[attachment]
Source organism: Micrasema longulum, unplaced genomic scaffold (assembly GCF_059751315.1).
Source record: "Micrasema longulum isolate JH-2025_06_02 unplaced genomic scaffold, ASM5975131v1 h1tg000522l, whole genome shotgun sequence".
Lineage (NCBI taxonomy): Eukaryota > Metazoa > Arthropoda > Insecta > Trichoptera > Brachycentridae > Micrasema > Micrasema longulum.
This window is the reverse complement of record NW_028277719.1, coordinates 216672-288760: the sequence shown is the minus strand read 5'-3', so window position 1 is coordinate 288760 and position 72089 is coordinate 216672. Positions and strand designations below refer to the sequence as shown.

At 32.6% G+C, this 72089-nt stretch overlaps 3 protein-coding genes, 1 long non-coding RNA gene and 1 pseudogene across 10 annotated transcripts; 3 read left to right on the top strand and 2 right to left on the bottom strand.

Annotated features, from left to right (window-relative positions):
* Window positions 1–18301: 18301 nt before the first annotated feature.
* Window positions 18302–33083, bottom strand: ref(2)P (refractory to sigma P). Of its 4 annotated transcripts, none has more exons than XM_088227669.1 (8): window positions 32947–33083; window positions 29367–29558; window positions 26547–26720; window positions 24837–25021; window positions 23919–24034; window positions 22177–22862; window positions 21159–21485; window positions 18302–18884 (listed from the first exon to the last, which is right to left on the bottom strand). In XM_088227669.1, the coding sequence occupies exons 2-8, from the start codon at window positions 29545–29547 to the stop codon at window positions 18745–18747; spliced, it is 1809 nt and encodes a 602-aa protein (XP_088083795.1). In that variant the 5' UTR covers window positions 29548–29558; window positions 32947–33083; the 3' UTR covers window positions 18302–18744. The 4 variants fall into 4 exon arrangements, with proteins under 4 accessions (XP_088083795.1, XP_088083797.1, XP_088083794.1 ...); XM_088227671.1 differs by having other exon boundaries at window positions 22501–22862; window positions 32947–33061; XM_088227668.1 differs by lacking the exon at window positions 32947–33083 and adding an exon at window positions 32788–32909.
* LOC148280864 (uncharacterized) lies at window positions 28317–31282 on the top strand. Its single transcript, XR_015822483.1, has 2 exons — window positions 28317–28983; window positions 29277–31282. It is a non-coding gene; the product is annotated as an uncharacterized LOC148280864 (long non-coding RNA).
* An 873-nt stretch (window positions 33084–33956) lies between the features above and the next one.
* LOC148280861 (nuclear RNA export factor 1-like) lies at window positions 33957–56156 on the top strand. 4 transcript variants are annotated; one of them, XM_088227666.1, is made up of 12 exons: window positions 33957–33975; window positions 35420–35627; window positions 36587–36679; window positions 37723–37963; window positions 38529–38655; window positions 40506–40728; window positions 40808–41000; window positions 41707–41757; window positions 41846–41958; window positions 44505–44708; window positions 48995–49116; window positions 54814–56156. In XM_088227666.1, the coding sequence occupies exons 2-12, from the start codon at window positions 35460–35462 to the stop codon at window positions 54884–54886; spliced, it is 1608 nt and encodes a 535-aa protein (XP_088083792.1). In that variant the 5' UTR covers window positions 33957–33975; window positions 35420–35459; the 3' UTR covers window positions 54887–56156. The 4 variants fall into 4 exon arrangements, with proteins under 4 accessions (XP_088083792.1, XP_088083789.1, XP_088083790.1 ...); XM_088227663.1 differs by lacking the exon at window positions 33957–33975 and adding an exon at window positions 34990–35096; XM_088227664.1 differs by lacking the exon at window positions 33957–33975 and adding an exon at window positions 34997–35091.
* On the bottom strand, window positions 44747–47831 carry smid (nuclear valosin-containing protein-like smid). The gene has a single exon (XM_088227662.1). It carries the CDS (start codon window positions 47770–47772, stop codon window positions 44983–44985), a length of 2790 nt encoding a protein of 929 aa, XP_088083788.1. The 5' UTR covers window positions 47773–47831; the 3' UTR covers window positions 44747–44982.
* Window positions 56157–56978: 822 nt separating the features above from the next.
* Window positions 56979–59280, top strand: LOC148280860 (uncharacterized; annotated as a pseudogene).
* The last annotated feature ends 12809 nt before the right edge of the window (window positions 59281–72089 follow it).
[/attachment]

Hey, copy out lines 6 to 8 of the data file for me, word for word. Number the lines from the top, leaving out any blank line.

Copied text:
Annotated features, from left to right (window-relative positions):
* Window positions 1–18301: 18301 nt before the first annotated feature.
* Window positions 18302–33083, bottom strand: ref(2)P (refractory to sigma P). Of its 4 annotated transcripts, none has more exons than XM_088227669.1 (8): window positions 32947–33083; window positions 29367–29558; window positions 26547–26720; window positions 24837–25021; window positions 23919–24034; window positions 22177–22862; window positions 21159–21485; window positions 18302–18884 (listed from the first exon to the last, which is right to left on the bottom strand). In XM_088227669.1, the coding sequence occupies exons 2-8, from the start codon at window positions 29545–29547 to the stop codon at window positions 18745–18747; spliced, it is 1809 nt and encodes a 602-aa protein (XP_088083795.1). In that variant the 5' UTR covers window positions 29548–29558; window positions 32947–33083; the 3' UTR covers window positions 18302–18744. The 4 variants fall into 4 exon arrangements, with proteins under 4 accessions (XP_088083795.1, XP_088083797.1, XP_088083794.1 ...); XM_088227671.1 differs by having other exon boundaries at window positions 22501–22862; window positions 32947–33061; XM_088227668.1 differs by lacking the exon at window positions 32947–33083 and adding an exon at window positions 32788–32909.